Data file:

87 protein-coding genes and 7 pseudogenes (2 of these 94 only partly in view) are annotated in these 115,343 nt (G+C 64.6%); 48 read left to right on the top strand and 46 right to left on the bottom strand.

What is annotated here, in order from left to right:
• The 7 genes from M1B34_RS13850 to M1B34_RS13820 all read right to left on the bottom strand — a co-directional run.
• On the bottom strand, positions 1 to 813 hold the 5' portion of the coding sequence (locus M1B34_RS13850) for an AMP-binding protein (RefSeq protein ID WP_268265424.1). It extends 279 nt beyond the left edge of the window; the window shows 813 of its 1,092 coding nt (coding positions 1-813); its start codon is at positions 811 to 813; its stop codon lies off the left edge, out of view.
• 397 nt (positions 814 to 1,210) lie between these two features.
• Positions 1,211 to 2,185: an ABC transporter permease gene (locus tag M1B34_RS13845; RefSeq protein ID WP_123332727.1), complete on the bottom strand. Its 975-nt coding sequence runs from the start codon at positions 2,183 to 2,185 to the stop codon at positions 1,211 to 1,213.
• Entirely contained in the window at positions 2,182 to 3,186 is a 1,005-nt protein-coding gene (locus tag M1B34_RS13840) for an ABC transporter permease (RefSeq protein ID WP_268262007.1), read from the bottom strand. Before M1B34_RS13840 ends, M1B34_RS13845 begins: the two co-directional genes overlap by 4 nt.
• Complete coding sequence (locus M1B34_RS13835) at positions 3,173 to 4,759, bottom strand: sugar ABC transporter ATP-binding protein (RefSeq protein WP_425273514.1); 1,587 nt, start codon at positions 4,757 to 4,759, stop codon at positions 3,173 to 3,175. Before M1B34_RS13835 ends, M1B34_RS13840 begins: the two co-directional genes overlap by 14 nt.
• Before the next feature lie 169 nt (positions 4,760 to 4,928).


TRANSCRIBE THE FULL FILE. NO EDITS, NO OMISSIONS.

87 protein-coding genes and 7 pseudogenes (2 of these 94 only partly in view) are annotated in these 115,343 nt (G+C 64.6%); 48 read left to right on the top strand and 46 right to left on the bottom strand.

What is annotated here, in order from left to right:
• The 7 genes from M1B34_RS13850 to M1B34_RS13820 all read right to left on the bottom strand — a co-directional run.
• On the bottom strand, positions 1 to 813 hold the 5' portion of the coding sequence (locus M1B34_RS13850) for an AMP-binding protein (RefSeq protein ID WP_268265424.1). It extends 279 nt beyond the left edge of the window; the window shows 813 of its 1,092 coding nt (coding positions 1-813); its start codon is at positions 811 to 813; its stop codon lies off the left edge, out of view.
• 397 nt (positions 814 to 1,210) lie between these two features.
• Positions 1,211 to 2,185: an ABC transporter permease gene (locus tag M1B34_RS13845; RefSeq protein ID WP_123332727.1), complete on the bottom strand. Its 975-nt coding sequence runs from the start codon at positions 2,183 to 2,185 to the stop codon at positions 1,211 to 1,213.
• Entirely contained in the window at positions 2,182 to 3,186 is a 1,005-nt protein-coding gene (locus tag M1B34_RS13840) for an ABC transporter permease (RefSeq protein ID WP_268262007.1), read from the bottom strand. Before M1B34_RS13840 ends, M1B34_RS13845 begins: the two co-directional genes overlap by 4 nt.
• Complete coding sequence (locus M1B34_RS13835) at positions 3,173 to 4,759, bottom strand: sugar ABC transporter ATP-binding protein (RefSeq protein WP_425273514.1); 1,587 nt, start codon at positions 4,757 to 4,759, stop codon at positions 3,173 to 3,175. Before M1B34_RS13835 ends, M1B34_RS13840 begins: the two co-directional genes overlap by 14 nt.
• Before the next feature lie 169 nt (positions 4,760 to 4,928).